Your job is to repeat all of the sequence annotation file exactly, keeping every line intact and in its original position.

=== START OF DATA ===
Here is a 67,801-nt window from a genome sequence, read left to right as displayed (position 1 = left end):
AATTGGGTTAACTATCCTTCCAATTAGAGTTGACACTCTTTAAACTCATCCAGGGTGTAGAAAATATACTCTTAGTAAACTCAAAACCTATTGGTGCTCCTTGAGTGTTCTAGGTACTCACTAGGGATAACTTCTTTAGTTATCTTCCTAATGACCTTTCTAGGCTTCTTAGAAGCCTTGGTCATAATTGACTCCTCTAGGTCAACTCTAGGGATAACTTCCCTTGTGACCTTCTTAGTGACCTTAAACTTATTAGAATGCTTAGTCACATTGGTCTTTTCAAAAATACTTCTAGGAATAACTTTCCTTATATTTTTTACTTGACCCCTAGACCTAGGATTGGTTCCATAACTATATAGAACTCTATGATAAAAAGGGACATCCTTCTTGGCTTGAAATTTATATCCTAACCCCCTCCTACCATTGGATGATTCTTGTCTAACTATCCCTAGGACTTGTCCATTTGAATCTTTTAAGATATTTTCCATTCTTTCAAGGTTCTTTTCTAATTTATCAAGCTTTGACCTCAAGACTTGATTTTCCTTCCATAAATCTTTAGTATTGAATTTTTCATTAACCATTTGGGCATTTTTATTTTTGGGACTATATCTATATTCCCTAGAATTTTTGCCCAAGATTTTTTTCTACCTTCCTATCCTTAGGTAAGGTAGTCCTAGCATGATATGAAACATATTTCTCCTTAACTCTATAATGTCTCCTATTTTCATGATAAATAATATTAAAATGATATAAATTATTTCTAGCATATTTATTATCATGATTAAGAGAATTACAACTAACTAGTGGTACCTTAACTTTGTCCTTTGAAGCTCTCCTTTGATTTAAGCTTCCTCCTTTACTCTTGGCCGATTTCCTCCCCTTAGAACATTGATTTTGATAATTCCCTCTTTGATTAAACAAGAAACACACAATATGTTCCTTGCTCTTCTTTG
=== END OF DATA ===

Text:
Here is a 67,801-nt window from a genome sequence, read left to right as displayed (position 1 = left end):
AATTGGGTTAACTATCCTTCCAATTAGAGTTGACACTCTTTAAACTCATCCAGGGTGTAGAAAATATACTCTTAGTAAACTCAAAACCTATTGGTGCTCCTTGAGTGTTCTAGGTACTCACTAGGGATAACTTCTTTAGTTATCTTCCTAATGACCTTTCTAGGCTTCTTAGAAGCCTTGGTCATAATTGACTCCTCTAGGTCAACTCTAGGGATAACTTCCCTTGTGACCTTCTTAGTGACCTTAAACTTATTAGAATGCTTAGTCACATTGGTCTTTTCAAAAATACTTCTAGGAATAACTTTCCTTATATTTTTTACTTGACCCCTAGACCTAGGATTGGTTCCATAACTATATAGAACTCTATGATAAAAAGGGACATCCTTCTTGGCTTGAAATTTATATCCTAACCCCCTCCTACCATTGGATGATTCTTGTCTAACTATCCCTAGGACTTGTCCATTTGAATCTTTTAAGATATTTTCCATTCTTTCAAGGTTCTTTTCTAATTTATCAAGCTTTGACCTCAAGACTTGATTTTCCTTCCATAAATCTTTAGTATTGAATTTTTCATTAACCATTTGGGCATTTTTATTTTTGGGACTATATCTATATTCCCTAGAATTTTTGCCCAAGATTTTTTTCTACCTTCCTATCCTTAGGTAAGGTAGTCCTAGCATGATATGAAACATATTTCTCCTTAACTCTATAATGTCTCCTATTTTCATGATAAATAATATTAAAATGATATAAATTATTTCTAGCATATTTATTATCATGATTAAGAGAATTACAACTAACTAGTGGTACCTTAACTTTGTCCTTTGAAGCTCTCCTTTGATTTAAGCTTCCTCCTTTACTCTTGGCCGATTTCCTCCCCTTAGAACATTGATTTTGATAATTCCCTCTTTGATTAAACAAGAAACACACAATATGTTCCTTGCTCTTCTTTG